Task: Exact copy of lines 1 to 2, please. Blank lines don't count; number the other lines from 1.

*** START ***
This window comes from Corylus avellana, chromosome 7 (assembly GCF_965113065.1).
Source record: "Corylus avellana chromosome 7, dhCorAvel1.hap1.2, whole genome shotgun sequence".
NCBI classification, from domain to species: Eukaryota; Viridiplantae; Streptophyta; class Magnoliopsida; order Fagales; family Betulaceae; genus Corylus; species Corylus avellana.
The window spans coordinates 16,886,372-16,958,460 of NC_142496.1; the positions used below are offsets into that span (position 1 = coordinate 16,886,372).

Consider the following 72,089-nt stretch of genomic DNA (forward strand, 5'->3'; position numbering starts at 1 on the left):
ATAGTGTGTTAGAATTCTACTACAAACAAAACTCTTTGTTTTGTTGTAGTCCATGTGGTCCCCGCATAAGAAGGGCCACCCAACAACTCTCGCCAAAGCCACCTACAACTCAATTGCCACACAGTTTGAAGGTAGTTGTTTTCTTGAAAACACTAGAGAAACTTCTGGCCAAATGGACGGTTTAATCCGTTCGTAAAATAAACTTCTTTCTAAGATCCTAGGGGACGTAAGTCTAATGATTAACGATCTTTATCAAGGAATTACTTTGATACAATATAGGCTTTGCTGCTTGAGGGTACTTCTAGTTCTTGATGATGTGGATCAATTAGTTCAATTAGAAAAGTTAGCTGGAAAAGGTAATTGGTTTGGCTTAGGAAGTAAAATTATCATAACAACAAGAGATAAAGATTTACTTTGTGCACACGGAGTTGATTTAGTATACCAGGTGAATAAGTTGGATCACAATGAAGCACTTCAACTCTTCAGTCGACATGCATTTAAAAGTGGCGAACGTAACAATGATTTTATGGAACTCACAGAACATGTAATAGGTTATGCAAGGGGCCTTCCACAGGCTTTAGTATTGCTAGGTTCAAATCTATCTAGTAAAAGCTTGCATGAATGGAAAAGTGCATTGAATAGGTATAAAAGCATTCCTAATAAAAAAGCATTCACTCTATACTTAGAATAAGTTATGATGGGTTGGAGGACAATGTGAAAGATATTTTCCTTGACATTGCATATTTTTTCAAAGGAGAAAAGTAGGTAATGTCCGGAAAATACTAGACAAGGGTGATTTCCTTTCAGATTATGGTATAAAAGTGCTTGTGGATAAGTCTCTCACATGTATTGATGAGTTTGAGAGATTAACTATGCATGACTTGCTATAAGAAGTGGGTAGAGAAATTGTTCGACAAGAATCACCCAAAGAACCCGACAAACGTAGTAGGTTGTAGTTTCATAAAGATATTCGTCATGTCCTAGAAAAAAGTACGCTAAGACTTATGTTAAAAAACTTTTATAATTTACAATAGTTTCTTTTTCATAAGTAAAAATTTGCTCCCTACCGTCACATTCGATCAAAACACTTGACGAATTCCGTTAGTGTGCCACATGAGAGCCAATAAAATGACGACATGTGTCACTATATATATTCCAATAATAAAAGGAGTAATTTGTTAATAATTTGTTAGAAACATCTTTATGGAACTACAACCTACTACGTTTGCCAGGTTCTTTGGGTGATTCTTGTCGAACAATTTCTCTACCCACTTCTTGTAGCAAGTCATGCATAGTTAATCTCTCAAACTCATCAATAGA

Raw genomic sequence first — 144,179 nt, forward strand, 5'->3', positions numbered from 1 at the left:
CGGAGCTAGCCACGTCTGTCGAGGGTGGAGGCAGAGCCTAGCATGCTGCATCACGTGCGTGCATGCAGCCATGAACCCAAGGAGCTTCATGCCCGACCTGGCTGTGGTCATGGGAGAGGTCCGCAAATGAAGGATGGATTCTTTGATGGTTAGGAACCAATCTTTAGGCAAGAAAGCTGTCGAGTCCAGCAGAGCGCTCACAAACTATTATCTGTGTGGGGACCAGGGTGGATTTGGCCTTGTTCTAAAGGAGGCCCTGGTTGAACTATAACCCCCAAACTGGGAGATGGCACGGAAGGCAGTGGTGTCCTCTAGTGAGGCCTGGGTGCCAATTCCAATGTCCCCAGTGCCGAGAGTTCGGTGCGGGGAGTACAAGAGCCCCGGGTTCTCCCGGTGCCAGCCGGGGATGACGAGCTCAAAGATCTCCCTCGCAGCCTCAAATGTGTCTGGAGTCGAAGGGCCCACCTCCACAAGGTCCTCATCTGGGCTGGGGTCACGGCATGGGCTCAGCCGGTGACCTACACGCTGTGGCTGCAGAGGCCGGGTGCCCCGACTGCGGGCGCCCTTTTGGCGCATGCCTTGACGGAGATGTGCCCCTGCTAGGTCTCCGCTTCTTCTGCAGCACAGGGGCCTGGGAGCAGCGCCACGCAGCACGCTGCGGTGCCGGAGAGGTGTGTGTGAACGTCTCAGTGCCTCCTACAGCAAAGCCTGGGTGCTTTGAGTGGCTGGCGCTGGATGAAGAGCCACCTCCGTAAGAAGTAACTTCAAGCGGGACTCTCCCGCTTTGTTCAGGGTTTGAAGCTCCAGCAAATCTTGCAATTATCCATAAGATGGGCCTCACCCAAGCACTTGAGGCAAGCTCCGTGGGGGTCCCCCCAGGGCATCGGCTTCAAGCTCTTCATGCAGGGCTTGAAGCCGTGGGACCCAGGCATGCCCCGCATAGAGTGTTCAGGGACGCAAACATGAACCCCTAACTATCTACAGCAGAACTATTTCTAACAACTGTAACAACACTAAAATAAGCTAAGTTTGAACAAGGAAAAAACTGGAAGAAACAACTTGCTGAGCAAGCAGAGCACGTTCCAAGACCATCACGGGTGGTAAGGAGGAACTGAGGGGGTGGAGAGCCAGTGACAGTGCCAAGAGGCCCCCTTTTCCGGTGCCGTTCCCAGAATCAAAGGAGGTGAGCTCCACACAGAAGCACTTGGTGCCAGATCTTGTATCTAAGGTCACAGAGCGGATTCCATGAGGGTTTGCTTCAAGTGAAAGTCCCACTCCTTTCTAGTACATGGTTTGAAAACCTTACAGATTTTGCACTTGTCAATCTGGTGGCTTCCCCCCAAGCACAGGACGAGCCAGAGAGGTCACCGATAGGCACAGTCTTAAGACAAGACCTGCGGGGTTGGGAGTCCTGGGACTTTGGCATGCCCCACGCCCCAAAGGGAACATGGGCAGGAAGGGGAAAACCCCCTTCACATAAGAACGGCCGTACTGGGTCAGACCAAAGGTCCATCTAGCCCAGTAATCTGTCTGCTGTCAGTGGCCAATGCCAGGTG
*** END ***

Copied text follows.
This window comes from Corylus avellana, chromosome 7 (assembly GCF_965113065.1).
Source record: "Corylus avellana chromosome 7, dhCorAvel1.hap1.2, whole genome shotgun sequence".